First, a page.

There is still just one known case of COVID-19 in Grays Harbor County and while that’s still true, county health officials are building plans and systems that would be activated if a surge of cases should come, Karolyn Holden, executive director of the Grays Harbor County Department of Health and Social Services, said at a media briefing Friday.
“We’re taking advantage while we still just have the one case, to get us into a position for when we do have more cases,” she said.
Holden said a rumor based on something posted online circulated last Thursday that the county has eight cases, but that’s false and the poster agreed to take the information down when contacted, she said.
The only known case, a man in his 60s, was announced March 11. Asked if she would have expected more cases by now, she said, “not necessarily, based on what we understood about the person. It appeared to us they had very little potential to expose other people. They just weren’t out and about.” It’s been fortunate there haven’t been more cases, “but I feel like it’s reasonable to think we will get more,” she said. She also said that the more people are tested, the more likely it becomes that other cases will be discovered.
Right now not much testing is being done. The county health department’s highest testing priority is for medical workers and first responders, she said, but even then, only those showing symptoms. She said officials want them tested at the first sign of a symptom so they can be isolated. That group has priority because they have high exposure, a high capacity to infect a large number of people and if many of them get sick, it compromises key systems for responding to an outbreak.
She said her data on how many tests have been done on Grays Harbor is “very incomplete.” Private doctors can order tests for patients showing symptoms and they would be analyzed at private labs and the health department wouldn’t necessarily know. Holden has some of those testing figures, but didn’t have them available Friday. She said the state lab has processed 105 tests from Grays Harbor that she knows of and the March 11 case has been the only positive result. She said her office had facilitated three tests to the state lab this week.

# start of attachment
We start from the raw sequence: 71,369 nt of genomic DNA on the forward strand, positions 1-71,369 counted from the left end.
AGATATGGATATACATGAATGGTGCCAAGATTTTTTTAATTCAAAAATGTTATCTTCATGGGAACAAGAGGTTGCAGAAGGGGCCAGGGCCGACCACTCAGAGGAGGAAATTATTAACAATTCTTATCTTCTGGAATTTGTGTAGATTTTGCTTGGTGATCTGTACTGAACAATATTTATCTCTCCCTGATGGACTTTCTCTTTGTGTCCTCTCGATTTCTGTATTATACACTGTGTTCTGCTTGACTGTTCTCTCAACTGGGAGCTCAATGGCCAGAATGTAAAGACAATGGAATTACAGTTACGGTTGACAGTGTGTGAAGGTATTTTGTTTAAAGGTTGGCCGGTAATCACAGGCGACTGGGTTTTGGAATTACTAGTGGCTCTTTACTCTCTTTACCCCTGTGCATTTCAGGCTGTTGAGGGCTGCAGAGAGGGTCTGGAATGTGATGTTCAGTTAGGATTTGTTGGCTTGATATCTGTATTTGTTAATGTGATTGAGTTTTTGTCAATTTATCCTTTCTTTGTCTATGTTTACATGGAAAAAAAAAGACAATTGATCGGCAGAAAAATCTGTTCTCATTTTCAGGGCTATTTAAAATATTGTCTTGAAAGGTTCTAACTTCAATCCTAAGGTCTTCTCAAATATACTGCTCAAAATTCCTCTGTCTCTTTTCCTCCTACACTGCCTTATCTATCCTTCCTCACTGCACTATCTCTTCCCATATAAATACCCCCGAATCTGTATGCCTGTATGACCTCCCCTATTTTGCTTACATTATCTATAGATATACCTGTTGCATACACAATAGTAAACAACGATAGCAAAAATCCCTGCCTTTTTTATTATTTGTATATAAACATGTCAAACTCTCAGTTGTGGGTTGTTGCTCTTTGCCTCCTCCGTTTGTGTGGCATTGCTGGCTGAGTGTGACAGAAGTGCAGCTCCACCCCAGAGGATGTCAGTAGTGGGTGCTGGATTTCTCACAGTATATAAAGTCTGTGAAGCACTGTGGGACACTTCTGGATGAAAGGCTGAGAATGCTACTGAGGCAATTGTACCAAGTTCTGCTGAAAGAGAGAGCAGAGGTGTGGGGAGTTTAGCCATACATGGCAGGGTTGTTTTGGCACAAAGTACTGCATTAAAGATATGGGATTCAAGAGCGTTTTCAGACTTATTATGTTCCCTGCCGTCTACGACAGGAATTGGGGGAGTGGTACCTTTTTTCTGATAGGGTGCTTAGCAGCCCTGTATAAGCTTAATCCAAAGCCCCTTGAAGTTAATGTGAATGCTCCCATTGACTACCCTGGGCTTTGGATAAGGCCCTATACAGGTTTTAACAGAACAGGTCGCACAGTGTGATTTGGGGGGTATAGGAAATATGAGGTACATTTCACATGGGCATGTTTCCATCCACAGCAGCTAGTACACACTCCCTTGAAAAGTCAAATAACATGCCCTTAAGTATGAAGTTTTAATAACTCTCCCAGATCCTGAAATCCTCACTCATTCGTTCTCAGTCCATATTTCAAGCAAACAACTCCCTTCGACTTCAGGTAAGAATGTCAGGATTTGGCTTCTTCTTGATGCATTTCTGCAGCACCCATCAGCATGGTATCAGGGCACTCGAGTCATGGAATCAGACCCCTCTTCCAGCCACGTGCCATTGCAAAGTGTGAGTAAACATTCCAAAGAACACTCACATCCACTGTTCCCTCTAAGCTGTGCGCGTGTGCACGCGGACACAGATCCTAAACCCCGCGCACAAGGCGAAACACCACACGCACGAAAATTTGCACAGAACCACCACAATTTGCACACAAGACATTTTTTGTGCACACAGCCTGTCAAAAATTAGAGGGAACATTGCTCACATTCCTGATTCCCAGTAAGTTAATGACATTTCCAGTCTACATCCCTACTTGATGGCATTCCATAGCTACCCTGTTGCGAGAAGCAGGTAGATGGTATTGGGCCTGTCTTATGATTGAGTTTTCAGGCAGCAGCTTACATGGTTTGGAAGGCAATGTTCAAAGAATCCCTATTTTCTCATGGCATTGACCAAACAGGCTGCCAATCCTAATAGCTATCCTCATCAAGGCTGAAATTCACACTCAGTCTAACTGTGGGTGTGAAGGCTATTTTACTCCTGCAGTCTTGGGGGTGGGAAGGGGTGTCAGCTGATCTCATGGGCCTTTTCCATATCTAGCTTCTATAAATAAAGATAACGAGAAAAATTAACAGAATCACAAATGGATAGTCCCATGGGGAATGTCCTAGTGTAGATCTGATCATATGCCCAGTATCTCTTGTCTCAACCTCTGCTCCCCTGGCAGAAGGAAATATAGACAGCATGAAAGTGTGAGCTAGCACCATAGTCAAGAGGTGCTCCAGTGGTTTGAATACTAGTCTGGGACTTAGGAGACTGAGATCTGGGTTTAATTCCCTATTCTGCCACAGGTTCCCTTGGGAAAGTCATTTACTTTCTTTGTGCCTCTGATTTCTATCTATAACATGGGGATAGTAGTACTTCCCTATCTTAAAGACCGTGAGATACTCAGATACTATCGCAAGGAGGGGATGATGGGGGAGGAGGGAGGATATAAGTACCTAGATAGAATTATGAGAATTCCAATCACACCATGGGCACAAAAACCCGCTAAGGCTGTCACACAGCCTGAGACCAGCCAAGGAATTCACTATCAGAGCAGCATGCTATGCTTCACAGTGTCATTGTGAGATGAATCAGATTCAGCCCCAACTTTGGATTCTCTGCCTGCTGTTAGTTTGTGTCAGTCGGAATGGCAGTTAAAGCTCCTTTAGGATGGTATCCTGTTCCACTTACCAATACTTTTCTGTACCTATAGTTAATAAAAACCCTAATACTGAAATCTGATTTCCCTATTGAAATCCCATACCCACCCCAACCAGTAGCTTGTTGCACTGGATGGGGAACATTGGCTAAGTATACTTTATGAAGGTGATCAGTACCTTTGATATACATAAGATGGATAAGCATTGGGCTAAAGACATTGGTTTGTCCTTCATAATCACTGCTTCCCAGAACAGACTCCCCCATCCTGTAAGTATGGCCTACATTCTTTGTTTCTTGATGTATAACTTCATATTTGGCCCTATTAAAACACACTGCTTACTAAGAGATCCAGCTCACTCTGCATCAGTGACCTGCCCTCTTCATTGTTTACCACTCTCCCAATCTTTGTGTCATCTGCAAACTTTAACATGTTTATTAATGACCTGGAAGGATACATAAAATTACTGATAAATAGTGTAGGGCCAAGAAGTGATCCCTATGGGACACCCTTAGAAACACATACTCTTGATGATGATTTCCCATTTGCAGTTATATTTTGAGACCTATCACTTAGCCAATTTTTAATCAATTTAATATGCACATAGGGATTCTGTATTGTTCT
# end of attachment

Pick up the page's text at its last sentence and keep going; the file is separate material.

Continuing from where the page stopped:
She said she thinks testing locally will eventually be more widespread, but she doesn’t know when that will be. In addition to the testing supplies, it requires resources of protective gear, staff to administer tests and the lab capacity to process them, she said.
Holden’s strongest advice for keeping people healthy is to follow Gov. Inslee’s order to stay home and away from people. County Health Officer Dr. John Bausher reiterated that in a statement Friday. “We are asking people to be part of the solution, not part of the problem,” he said. “Practice social distancing.”
Holden cited the problem of people calling 911 with questions and concerns about COVID when they should be calling the county’s hotline or going to the health department’s website and only calling 911 for a medical emergency.
The website is healthygh.org/covid19 or call the call center at 360-964-1850. The call center is staffed Monday through Friday from 8:30 a.m. to 4 p.m. You can also email the call center at email@example.com.
Many of the calls to the hotline have been a case of “anxiety about symptoms, and they want to know how they can get tested,” Holden said.
She’s sympathetic to people wanting tests, but stresses that some people who have it don’t have symptoms and that whether one has a test or not, they should be judging their need for medical treatment based on how they are feeling. “It’s always scary when there’s something you want and there’s not enough of it,” she said.
She said the call center also gets a number of calls from people who see a business or group they think is violating the governor’s orders. Her department doesn’t have the ability to do anything about that, she said. Her best advice is to go directly to the business and let them know it’s wrong and not appreciated.